Getting To Know You...
Most people who adopt a baby have thought about this child for quite a long time. They've put their hopes and dreams into the baby or child, and they have an image of how they hope things will be. The reality, however, is often quite different in the beginning from this romantic image. In the first months with your adoptive child, it's very important to dispel your romantic ideals about how you envisioned things would be - and to deal with things as they are. These first months - whether you've brought home an infant or a 10 year old, will be formative and very important.
Getting to Know Your Baby
It's important to know that birth mothers don't really know their babies any more than you know yours the day that he arrives in your arms. Yes, they carried the baby around for nine months and the baby recognizes the mother's smell and voice; however, the mother doesn't really know the baby yet. So, just like the birth mother, you are going to have to get to know your baby. If it's possible, before you even bring the baby home, try to sleep with a blanket or sweater for a few nights to get your smell into it. Then, have the orphanage or home give this to the baby and put it in his crib. This is a great way for him to become familiar with your smell, even before he meets you. If you are bringing home a very small baby, try to wear him in a carrier as much as possible. Slightly older babies can benefit from this touch and attention as well, as many of them weren't given much attention in the orphanage or home where they were before they came to you.
There are a number of lovely ways to bond with your baby. Find out about massage classes in your area for infants. These are great classes that allow you to have a lot of eye contact and touch with you baby, while also helping with their circulation and digestion. Music is another great idea. Play classical CDs or other soothing music for the baby; playing it at the same time of day, particularly at bedtime, can give the child a soothing feeling and a sense of routine. You can also enjoy infant yoga, swim classes and other activities.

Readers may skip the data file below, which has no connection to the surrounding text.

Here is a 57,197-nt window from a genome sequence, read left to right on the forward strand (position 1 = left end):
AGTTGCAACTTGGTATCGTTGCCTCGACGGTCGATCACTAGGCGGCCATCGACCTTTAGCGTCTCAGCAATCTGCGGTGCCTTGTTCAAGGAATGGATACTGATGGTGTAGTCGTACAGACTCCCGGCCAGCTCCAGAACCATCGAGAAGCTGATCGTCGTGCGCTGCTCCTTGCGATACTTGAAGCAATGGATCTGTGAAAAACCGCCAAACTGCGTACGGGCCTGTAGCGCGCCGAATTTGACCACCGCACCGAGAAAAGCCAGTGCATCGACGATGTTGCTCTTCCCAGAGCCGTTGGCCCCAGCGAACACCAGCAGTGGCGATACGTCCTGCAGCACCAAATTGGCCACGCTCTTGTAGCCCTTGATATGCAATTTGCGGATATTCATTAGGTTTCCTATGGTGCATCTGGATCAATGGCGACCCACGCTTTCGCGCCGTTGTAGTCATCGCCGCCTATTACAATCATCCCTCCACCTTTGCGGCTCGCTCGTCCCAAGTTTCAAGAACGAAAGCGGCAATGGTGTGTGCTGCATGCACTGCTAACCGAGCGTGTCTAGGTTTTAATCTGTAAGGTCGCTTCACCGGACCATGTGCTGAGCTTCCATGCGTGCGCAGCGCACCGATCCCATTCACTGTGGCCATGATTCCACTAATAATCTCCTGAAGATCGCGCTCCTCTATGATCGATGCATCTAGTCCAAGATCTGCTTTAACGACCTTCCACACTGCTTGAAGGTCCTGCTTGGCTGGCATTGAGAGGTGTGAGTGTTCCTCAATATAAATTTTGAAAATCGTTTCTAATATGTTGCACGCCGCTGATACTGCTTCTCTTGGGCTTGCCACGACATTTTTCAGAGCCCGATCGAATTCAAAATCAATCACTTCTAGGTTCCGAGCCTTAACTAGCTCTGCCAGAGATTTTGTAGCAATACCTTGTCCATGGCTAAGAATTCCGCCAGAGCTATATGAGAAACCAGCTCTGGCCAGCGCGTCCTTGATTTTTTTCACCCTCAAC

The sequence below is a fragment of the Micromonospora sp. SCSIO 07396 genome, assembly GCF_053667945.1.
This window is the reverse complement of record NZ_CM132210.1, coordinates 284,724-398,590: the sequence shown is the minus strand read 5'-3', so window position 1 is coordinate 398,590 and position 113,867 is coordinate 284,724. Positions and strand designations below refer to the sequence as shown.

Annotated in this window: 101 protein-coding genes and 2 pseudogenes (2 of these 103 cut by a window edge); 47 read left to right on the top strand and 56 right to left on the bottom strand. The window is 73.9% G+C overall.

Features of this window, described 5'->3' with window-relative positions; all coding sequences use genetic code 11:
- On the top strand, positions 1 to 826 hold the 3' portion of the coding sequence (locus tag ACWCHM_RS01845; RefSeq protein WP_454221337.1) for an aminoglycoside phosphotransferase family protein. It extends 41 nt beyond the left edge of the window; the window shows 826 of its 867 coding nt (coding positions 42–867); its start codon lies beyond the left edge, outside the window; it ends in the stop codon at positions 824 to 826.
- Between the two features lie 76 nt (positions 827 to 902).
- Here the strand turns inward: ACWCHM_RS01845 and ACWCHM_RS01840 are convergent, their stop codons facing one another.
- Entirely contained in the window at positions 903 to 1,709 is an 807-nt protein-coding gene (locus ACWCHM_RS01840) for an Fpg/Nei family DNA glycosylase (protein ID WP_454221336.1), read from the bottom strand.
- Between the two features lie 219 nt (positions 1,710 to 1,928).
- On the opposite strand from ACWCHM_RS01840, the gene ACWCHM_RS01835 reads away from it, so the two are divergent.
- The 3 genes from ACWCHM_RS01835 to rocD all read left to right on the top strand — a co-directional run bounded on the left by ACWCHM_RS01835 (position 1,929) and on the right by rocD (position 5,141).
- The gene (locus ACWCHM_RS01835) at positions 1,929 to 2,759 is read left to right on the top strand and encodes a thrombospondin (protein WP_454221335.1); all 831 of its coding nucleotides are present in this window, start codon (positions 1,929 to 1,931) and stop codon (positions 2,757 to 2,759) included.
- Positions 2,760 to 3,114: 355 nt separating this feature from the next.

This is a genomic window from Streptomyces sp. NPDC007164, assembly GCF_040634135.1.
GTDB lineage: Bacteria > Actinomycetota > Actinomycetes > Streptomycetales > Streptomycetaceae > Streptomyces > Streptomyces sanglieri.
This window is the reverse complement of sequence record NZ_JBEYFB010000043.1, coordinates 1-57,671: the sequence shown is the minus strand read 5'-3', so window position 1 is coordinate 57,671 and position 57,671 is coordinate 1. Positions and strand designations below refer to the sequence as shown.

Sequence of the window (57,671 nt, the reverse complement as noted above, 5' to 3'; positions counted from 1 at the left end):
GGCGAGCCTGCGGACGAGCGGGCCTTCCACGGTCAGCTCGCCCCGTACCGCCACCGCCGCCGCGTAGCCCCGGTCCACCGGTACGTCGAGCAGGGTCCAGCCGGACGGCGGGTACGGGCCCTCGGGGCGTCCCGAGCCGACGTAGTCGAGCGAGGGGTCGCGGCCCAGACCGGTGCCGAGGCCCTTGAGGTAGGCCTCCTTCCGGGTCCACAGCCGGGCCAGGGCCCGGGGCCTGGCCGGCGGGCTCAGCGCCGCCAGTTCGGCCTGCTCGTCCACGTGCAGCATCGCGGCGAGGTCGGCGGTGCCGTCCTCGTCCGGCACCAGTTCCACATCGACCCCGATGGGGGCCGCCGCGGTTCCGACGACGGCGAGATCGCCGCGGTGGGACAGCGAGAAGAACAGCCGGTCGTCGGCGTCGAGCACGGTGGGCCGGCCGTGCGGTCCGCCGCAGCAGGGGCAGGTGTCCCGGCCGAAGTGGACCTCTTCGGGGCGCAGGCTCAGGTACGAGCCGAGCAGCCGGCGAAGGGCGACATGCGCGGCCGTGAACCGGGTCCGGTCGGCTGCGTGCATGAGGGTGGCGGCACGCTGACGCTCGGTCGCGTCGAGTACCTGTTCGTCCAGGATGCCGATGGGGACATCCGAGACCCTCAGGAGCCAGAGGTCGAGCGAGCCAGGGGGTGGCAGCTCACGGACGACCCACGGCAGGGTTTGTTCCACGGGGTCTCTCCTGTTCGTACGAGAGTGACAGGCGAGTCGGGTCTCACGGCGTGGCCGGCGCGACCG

Creating a Bond with An Older Child
Creating a bond with an older child can, at times, become more of a challenge. Older children who are adopted have often come from difficult situations. They've been abused or neglected. They often haven't had sensitive physical touch and love in their lives. Give an older child the time to adjust to your house and to warm up to you and your partner. Listen to the child and pay attention to the needs that you see. At first, some children won't want to be touched or held; others may need this very much. Some will have trust issues and assume that you are going to leave them. Others may have nightmares. In the first month or so, minimize the contact that your new child has with other visitors. While your family and friends may want to come and get to know the child, large crowds and a lot of foot traffic may overwhelm him. Even large crowds at the mall or the circus may be too much. Try to keep communication open with the child and get a sense of what will make him comfortable during these initial months.
Whether you adopt an infant, a toddler or an older child, there will be an adjustment period for everyone. Give yourself and your child time to get to know each other, to establish a routine and to become a family. With time, you'll feel comfortable with each other and will wonder how you ever lived without this child in your life!